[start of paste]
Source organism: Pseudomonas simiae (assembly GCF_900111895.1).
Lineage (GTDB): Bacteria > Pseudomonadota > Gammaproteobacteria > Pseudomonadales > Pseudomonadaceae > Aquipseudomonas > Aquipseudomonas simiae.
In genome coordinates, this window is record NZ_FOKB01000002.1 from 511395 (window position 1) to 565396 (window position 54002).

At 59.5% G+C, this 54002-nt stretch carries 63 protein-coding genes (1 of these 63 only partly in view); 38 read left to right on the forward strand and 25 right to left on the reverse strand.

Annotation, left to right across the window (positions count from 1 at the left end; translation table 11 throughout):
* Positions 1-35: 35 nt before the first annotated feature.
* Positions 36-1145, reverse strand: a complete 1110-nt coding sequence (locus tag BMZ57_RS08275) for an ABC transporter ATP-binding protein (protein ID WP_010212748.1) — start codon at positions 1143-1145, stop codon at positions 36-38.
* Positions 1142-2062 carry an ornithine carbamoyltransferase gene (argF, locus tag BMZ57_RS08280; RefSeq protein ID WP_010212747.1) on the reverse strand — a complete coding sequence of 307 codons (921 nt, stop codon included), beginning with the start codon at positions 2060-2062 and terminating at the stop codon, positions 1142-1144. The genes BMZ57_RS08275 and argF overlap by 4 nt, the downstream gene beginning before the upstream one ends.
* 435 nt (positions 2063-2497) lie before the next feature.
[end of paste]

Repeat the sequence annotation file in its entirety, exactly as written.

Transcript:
Source organism: Pseudomonas simiae (assembly GCF_900111895.1).
Lineage (GTDB): Bacteria > Pseudomonadota > Gammaproteobacteria > Pseudomonadales > Pseudomonadaceae > Aquipseudomonas > Aquipseudomonas simiae.
In genome coordinates, this window is record NZ_FOKB01000002.1 from 511395 (window position 1) to 565396 (window position 54002).

At 59.5% G+C, this 54002-nt stretch carries 63 protein-coding genes (1 of these 63 only partly in view); 38 read left to right on the forward strand and 25 right to left on the reverse strand.

Annotation, left to right across the window (positions count from 1 at the left end; translation table 11 throughout):
* Positions 1-35: 35 nt before the first annotated feature.
* Positions 36-1145, reverse strand: a complete 1110-nt coding sequence (locus tag BMZ57_RS08275) for an ABC transporter ATP-binding protein (protein ID WP_010212748.1) — start codon at positions 1143-1145, stop codon at positions 36-38.
* Positions 1142-2062 carry an ornithine carbamoyltransferase gene (argF, locus tag BMZ57_RS08280; RefSeq protein ID WP_010212747.1) on the reverse strand — a complete coding sequence of 307 codons (921 nt, stop codon included), beginning with the start codon at positions 2060-2062 and terminating at the stop codon, positions 1142-1144. The genes BMZ57_RS08275 and argF overlap by 4 nt, the downstream gene beginning before the upstream one ends.
* 435 nt (positions 2063-2497) lie before the next feature.